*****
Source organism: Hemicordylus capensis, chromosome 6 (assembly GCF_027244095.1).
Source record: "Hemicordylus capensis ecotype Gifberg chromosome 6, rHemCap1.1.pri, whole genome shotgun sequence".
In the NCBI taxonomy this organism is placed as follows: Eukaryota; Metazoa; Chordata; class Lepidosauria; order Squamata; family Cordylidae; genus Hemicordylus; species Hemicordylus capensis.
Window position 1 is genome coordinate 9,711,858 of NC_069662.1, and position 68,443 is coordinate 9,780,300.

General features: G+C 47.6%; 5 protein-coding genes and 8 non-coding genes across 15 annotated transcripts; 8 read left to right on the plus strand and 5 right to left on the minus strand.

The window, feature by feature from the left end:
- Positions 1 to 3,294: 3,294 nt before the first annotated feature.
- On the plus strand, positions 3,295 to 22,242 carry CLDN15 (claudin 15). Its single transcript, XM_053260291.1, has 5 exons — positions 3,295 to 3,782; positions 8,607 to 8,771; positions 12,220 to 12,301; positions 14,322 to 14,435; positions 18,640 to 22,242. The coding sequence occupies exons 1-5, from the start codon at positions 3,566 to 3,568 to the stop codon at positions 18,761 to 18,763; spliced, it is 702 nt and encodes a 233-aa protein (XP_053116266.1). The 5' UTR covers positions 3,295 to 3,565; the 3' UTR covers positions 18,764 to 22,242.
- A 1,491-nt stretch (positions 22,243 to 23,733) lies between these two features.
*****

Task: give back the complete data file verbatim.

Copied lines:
Source organism: Hemicordylus capensis, chromosome 6 (assembly GCF_027244095.1).
Source record: "Hemicordylus capensis ecotype Gifberg chromosome 6, rHemCap1.1.pri, whole genome shotgun sequence".
In the NCBI taxonomy this organism is placed as follows: Eukaryota; Metazoa; Chordata; class Lepidosauria; order Squamata; family Cordylidae; genus Hemicordylus; species Hemicordylus capensis.
Window position 1 is genome coordinate 9,711,858 of NC_069662.1, and position 68,443 is coordinate 9,780,300.

General features: G+C 47.6%; 5 protein-coding genes and 8 non-coding genes across 15 annotated transcripts; 8 read left to right on the plus strand and 5 right to left on the minus strand.

The window, feature by feature from the left end:
- Positions 1 to 3,294: 3,294 nt before the first annotated feature.
- On the plus strand, positions 3,295 to 22,242 carry CLDN15 (claudin 15). Its single transcript, XM_053260291.1, has 5 exons — positions 3,295 to 3,782; positions 8,607 to 8,771; positions 12,220 to 12,301; positions 14,322 to 14,435; positions 18,640 to 22,242. The coding sequence occupies exons 1-5, from the start codon at positions 3,566 to 3,568 to the stop codon at positions 18,761 to 18,763; spliced, it is 702 nt and encodes a 233-aa protein (XP_053116266.1). The 5' UTR covers positions 3,295 to 3,565; the 3' UTR covers positions 18,764 to 22,242.
- A 1,491-nt stretch (positions 22,243 to 23,733) lies between these two features.